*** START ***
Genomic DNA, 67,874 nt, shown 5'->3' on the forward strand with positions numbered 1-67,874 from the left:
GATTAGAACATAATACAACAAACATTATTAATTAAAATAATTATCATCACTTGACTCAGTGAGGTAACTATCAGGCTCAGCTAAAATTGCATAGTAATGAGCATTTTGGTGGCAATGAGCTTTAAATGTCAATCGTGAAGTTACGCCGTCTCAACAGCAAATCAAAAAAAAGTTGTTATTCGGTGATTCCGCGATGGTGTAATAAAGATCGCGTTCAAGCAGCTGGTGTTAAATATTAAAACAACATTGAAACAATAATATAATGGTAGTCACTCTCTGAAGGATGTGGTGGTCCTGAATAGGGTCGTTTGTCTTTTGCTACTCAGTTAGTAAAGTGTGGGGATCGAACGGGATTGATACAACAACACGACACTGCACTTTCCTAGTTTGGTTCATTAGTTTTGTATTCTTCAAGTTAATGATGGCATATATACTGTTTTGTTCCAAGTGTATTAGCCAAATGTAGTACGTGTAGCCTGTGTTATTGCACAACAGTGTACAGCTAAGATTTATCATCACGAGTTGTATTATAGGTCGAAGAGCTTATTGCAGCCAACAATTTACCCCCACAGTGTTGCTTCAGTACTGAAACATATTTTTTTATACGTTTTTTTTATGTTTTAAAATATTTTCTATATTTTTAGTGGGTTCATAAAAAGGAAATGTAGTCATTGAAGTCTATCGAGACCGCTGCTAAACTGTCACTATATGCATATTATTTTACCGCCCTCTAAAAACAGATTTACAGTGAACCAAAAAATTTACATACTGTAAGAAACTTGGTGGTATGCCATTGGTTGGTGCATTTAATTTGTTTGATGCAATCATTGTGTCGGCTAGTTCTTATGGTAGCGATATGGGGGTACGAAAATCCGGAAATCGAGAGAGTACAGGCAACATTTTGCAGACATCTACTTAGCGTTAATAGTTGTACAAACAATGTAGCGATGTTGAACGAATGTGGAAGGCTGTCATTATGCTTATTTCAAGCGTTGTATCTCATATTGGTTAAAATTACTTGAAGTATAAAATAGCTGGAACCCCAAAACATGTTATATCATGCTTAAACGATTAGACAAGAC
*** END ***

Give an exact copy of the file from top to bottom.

Genomic DNA, 67,874 nt, shown 5'->3' on the forward strand with positions numbered 1-67,874 from the left:
GATTAGAACATAATACAACAAACATTATTAATTAAAATAATTATCATCACTTGACTCAGTGAGGTAACTATCAGGCTCAGCTAAAATTGCATAGTAATGAGCATTTTGGTGGCAATGAGCTTTAAATGTCAATCGTGAAGTTACGCCGTCTCAACAGCAAATCAAAAAAAAGTTGTTATTCGGTGATTCCGCGATGGTGTAATAAAGATCGCGTTCAAGCAGCTGGTGTTAAATATTAAAACAACATTGAAACAATAATATAATGGTAGTCACTCTCTGAAGGATGTGGTGGTCCTGAATAGGGTCGTTTGTCTTTTGCTACTCAGTTAGTAAAGTGTGGGGATCGAACGGGATTGATACAACAACACGACACTGCACTTTCCTAGTTTGGTTCATTAGTTTTGTATTCTTCAAGTTAATGATGGCATATATACTGTTTTGTTCCAAGTGTATTAGCCAAATGTAGTACGTGTAGCCTGTGTTATTGCACAACAGTGTACAGCTAAGATTTATCATCACGAGTTGTATTATAGGTCGAAGAGCTTATTGCAGCCAACAATTTACCCCCACAGTGTTGCTTCAGTACTGAAACATATTTTTTTATACGTTTTTTTTATGTTTTAAAATATTTTCTATATTTTTAGTGGGTTCATAAAAAGGAAATGTAGTCATTGAAGTCTATCGAGACCGCTGCTAAACTGTCACTATATGCATATTATTTTACCGCCCTCTAAAAACAGATTTACAGTGAACCAAAAAATTTACATACTGTAAGAAACTTGGTGGTATGCCATTGGTTGGTGCATTTAATTTGTTTGATGCAATCATTGTGTCGGCTAGTTCTTATGGTAGCGATATGGGGGTACGAAAATCCGGAAATCGAGAGAGTACAGGCAACATTTTGCAGACATCTACTTAGCGTTAATAGTTGTACAAACAATGTAGCGATGTTGAACGAATGTGGAAGGCTGTCATTATGCTTATTTCAAGCGTTGTATCTCATATTGGTTAAAATTACTTGAAGTATAAAATAGCTGGAACCCCAAAACATGTTATATCATGCTTAAACGATTAGACAAGAC